“They build skateparks so kids can’t skate where they usually do. Orangetown is the worst ‘sugar-coater.’ They don’t want to build the ramps. I’ve been sugar-coated so many times I’m diabetic now,” Raffa said.

Of course, the towns have the fear of getting sued to oblivion if a skateboarder gets injured at one of their parks.

Raffa said the Internet and Facebook especially, has changed youth and American culture.

“I have 5,000 people on Facebook. Facebook is the new TV,” he said. And in the “new TV” everyone’s famous!

“The actor Billy Bob Thornton said recently that it used to be that people would come up to him and say how much they admire his work. Now they just come up and laugh at him,” Raffa said. “Because of facebook and the Internet everyone is a celebrity. Everyone is projecting images. Kids are more interested in creating their own stuff than buying albums.”

In addition to his skateboarding and his stickers, Raffa runs Raffa Electric by day, and does work on movie, TV and video sets for LOCAL 52. When he’s not working he can often be seen charming the local townies in the Village of Nyack.

Some film projects Raffa’s worked on include “The Soprano’s,” “Night and Day” (with Tom Cruise), “Avengers III,” “Run This Town” by Jay-Z and “Nick N’ Nora’s Permanent Playlist.”

Raffa’s affinity for hip-hop eventually led to him starting a popular radio program on Rockland World Radio called “Vinny Raffa has a Talk Show,” which featured local personalities, discussions on topics of the day and features on local artists, especially hip-hop artists.

Jermaine Paul, winner of this year’s The Voice, was a guest on Raffa’s show a few years back, before his big break. Paul is a local man, having lived in Nyack and Monroe. Raffa also brought actor Stephen Baldwin on his program for one of his more popular shows.

The man with the posse claims rap artist Eminem’s people once stole an idea for a sticker/stencil from him, and also says he’s the one who invented skateboarding shorts that go below the knees. The idea was to minimize scrapes to the knees.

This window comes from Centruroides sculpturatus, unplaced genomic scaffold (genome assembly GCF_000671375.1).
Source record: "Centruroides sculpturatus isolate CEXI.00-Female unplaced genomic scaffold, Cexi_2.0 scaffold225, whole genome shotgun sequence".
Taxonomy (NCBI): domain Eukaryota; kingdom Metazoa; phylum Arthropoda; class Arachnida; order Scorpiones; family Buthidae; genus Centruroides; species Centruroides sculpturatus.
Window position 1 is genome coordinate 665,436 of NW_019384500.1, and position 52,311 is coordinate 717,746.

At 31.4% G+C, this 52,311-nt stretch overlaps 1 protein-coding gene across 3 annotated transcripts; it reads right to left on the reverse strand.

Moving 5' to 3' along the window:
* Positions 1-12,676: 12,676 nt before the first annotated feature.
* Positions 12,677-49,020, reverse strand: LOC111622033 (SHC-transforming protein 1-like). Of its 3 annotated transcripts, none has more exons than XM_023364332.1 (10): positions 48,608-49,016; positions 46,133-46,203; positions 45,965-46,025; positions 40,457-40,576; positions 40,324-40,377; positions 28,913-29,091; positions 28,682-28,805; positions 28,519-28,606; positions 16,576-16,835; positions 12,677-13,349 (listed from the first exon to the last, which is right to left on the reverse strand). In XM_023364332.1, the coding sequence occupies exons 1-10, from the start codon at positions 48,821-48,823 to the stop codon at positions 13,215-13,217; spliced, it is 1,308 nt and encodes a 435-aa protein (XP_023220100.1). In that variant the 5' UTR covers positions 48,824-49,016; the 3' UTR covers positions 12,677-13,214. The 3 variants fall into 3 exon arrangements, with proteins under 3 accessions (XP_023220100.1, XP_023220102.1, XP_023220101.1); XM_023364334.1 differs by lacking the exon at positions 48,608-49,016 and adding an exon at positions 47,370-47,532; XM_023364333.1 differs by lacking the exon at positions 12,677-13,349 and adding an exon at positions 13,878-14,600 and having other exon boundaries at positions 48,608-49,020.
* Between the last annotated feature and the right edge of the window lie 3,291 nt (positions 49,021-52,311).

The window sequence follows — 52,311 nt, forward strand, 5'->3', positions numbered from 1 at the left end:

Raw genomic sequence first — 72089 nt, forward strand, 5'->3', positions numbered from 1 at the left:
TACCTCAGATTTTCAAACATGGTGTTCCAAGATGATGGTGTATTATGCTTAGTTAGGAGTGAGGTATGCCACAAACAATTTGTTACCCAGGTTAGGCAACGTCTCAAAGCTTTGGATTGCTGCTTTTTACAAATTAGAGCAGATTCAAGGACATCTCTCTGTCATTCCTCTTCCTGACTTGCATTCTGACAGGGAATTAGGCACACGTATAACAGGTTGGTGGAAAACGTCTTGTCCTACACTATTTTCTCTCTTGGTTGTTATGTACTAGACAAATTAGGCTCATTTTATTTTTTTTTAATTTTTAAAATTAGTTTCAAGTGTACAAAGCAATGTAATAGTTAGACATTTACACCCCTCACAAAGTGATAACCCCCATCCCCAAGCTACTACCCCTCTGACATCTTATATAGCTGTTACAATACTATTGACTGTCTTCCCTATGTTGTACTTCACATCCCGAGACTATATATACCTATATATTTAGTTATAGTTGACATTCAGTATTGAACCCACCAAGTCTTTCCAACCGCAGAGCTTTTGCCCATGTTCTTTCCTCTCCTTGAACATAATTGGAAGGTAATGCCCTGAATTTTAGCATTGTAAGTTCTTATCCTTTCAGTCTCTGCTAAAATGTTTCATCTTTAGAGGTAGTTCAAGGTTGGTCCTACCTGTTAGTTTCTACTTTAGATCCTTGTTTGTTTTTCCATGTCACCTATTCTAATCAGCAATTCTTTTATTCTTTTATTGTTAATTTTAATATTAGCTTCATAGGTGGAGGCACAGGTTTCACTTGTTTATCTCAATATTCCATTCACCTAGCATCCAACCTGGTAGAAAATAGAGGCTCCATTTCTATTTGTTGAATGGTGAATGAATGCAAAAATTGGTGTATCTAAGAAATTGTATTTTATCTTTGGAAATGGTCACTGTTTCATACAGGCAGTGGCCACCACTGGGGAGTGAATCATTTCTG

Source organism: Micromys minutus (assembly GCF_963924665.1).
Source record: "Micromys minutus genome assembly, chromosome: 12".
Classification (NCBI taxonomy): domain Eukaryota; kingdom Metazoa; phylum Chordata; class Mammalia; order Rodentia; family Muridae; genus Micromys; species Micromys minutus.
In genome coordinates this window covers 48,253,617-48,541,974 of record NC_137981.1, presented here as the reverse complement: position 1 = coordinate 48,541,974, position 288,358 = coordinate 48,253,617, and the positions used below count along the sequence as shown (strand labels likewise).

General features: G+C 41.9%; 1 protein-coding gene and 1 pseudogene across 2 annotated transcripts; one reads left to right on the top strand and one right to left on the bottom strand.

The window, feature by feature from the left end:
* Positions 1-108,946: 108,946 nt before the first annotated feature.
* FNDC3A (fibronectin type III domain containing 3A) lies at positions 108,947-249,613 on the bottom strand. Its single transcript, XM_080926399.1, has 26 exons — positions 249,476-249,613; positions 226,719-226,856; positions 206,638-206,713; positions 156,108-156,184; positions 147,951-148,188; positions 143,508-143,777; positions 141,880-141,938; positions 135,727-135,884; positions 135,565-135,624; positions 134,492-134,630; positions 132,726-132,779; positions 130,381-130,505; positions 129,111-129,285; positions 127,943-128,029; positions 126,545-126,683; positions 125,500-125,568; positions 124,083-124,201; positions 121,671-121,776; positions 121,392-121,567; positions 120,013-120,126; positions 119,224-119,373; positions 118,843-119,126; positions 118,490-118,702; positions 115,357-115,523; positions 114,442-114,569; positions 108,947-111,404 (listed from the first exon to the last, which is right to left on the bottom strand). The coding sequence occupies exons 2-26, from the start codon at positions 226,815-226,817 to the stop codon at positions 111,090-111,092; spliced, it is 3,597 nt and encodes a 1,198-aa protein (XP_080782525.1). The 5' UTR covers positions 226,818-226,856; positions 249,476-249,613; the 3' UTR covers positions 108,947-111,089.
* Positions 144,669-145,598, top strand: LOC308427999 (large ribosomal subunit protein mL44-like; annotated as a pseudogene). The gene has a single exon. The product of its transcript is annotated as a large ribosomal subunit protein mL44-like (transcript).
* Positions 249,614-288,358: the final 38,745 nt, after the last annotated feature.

In 1987 and 1988 Raffa sold “METS SUCKS” stickers outside Yankees games. He says he got thrown in a jail inside Yankee Stadium once and later found out Steinbrenner had a $5,000 bounty on him. Raffa said he used to make $500 a night selling those stickers.

Raffa has a ‘live in the moment’ philosophy toward life. “Every day’s a different day. Today I’m here at the Rockland County Times, spilling my beans.”

Appendix- Where’d the Posse concept come from?

Mark Waters of Skatepunk LLC accurately pointed out on a Rockland County Times message board that Raffa and friends “benevolently” lifted the posse concept from famed street artist Shepard Fairey.

While attending Rhode Island School of Design Fairey devised a post-Warholian art experiment based around images of Andre the Giant. Some of the popular work from this experiment were stickers that said “Andre the Giant has a Posse,” listing his height and weight, as well as a tag that said “Obey Giant.”

The images caused a sensation and Raffa was one who took notice.
Incidentally, Fairey would later go on to design Barack Obama’s HOPE portrait in 2008. As would happen to any skate scenester gone mainstream, Fairey has taken a lot of heat from the street for entering the two-party political arena with his art.